It’s like a corporate giving an unemployed person a choice: ‘you could go without an income or work for peanuts and help me make bucks; it’s a gift, dude, and I am not forcing you to take it.’
She admits that conditions exist and defends them too, even as she cries ‘foul’ over conditions she claims have been imposed by China. ‘Preconditions are not bad things, if they secure the integrity of the transaction for all parties involved. If the lack of such preconditions creates potential infringement on Sri Lanka’s sovereignty, or otherwise mortgages its future, would it not be in the country’s best interest to ensure preconditions exist?’
Well, there are conditions that come in black and white and conditions that are whispered or interjected parenthetically. Reference to machinations internationally are not uncommon in the USA’s diplomatic moves in Sri Lanka. Reference to trade-relations is also common. It’s saying-without-saying: ‘do this or else.’ Of course mindless or sycophantic politicians and officials don’t really help Sri Lanka’s cause. Sometimes, the USA openly helps ‘friendly’ groups to power (ref: the elections in 2015). So then we would see ‘independent leaders of a sovereign nation freely contracting with the USA.’
And then we have the sovereignty-loving USA bombing sovereign countries to the middle ages. We have sovereignty-fixated USA funding, arming and training terrorists. We have democracy-drugged USA supporting monarchs, tyrants and military juntas violently and brutally suppressing pro-democracy movements in countries all over the world. It’s pick and choose foreign policy where the pickings overwhelming trump the lovely rhetoric.
The Chinese Embassy has responded, gloves off, with some unsolicited advice:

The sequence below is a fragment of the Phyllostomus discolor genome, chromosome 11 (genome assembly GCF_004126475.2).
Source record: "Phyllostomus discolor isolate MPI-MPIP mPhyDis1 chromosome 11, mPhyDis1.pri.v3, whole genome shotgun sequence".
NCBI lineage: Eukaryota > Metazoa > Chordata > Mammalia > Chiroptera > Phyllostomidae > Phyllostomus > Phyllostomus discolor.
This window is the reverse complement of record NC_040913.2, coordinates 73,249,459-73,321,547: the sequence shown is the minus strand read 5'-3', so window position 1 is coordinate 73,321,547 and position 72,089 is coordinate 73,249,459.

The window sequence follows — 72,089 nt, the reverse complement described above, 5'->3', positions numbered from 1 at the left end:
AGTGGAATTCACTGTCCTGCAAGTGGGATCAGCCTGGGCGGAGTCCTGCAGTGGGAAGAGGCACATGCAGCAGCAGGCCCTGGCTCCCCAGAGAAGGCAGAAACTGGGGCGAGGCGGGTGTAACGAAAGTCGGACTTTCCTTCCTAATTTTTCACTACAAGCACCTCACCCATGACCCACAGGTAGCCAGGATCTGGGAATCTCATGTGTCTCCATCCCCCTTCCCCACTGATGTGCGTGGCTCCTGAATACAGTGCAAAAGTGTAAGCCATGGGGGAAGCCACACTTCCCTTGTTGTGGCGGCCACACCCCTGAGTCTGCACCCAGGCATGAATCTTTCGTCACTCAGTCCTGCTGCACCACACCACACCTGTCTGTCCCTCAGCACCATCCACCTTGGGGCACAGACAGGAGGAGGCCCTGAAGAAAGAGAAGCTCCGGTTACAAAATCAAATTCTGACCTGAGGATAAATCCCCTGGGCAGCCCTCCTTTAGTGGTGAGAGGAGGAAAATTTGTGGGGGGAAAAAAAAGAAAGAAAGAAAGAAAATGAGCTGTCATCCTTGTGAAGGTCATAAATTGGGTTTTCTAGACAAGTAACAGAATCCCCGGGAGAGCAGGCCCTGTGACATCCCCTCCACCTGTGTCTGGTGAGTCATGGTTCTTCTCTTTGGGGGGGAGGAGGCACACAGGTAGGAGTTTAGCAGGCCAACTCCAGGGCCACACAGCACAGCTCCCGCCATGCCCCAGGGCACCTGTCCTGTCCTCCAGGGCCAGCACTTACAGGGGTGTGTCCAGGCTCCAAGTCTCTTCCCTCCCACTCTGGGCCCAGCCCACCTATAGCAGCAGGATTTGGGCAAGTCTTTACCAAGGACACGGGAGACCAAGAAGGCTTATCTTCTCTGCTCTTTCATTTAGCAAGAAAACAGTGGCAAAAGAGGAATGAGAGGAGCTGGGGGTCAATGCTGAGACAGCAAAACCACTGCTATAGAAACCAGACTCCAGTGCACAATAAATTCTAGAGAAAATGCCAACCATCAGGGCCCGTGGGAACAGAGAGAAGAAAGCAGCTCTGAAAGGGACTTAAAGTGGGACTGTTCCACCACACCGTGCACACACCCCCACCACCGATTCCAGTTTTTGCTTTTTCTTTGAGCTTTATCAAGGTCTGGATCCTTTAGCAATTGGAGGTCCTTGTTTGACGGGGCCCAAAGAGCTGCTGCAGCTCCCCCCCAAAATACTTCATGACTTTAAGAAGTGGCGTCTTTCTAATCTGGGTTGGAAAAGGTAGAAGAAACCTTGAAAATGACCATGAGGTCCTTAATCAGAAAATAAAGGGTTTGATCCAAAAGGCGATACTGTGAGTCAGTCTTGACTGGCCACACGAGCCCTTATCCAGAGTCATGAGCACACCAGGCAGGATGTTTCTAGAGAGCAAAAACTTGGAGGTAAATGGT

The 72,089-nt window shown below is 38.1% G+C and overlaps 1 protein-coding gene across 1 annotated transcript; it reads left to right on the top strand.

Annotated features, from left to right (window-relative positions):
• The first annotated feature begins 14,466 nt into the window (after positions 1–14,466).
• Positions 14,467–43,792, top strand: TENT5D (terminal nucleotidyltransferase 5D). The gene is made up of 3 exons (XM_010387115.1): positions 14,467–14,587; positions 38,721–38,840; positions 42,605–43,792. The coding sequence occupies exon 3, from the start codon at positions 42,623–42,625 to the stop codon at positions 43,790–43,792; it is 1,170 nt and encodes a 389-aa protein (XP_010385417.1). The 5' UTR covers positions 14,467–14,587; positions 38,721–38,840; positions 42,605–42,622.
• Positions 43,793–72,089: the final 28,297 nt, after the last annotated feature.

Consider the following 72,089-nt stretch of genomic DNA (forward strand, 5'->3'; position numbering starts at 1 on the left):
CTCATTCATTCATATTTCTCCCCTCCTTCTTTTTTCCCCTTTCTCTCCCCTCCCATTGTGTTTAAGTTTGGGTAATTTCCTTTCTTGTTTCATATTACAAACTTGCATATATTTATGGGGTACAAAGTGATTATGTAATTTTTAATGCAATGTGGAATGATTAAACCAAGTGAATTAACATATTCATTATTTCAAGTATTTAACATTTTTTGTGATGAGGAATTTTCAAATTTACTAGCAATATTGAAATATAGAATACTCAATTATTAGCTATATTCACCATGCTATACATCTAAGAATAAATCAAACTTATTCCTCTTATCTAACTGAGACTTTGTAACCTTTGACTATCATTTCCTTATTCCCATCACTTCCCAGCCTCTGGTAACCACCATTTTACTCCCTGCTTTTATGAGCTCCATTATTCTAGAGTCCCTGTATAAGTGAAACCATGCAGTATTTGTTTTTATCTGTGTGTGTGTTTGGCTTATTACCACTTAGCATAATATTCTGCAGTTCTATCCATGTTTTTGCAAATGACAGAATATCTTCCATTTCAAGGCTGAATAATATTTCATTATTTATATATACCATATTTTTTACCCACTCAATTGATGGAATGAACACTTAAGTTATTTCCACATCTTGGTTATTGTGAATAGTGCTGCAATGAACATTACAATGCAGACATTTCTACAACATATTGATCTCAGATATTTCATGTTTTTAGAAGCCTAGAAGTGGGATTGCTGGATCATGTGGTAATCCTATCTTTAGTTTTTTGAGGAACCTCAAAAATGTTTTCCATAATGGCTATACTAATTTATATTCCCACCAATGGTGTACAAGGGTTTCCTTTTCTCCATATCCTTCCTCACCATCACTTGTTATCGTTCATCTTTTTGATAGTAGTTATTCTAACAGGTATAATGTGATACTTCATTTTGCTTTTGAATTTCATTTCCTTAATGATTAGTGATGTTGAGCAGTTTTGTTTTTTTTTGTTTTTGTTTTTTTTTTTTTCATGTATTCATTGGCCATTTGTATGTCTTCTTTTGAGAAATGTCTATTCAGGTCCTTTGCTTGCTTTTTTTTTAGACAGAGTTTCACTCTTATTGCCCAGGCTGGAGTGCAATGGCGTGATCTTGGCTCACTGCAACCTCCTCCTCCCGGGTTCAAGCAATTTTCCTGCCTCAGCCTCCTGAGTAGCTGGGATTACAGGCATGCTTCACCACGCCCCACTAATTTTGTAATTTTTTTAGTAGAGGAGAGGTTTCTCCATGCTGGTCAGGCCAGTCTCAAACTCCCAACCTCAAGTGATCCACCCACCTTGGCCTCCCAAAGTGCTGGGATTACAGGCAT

‘While it’s always not surprising to see the US interfere into a sovereign country’s internal affairs, the general public is still astonished to witness [the] despicable attempt to manipulate others’ diplomatic relations.’
China couldn’t let her rant go unanswered, obviously, and yet, China fell short in the trite response. Perhaps if the Daily Mirror interviews Teplitz’ Chinese counterpart, a more comprehensive answer could be obtained. Perhaps Ambassador Cheng Xueyuan could tell Teplitz and the people of Sri Lanka about loans/grants offered and the relevant terms including interest rates. Perhaps he could compare and contrast.
Teplitz talks about transparency and accountability, though the USA is certainly far from transparent (remember non-existent weapons of mass destruction in Iraq) and hasn’t accounted for all the destruction wrecked on the planet through wars and business. Cheng Xueyuan can do better, can’t he? He could call out Teplitz and explain ‘China’ to her (and to Sri Lankans who may have doubts about Sino-Lanka relations).
Meanwhile Alaina B Teplitz could check the American Heritage Dictionary (the American Centre should have one) and check the meaning of ‘Sovereignty’. And while at it, check the meanings of diplomacy and duplicity, complicity, arrogance and bewilderment. ‘Angst’ too.
By Malinda Seneviratne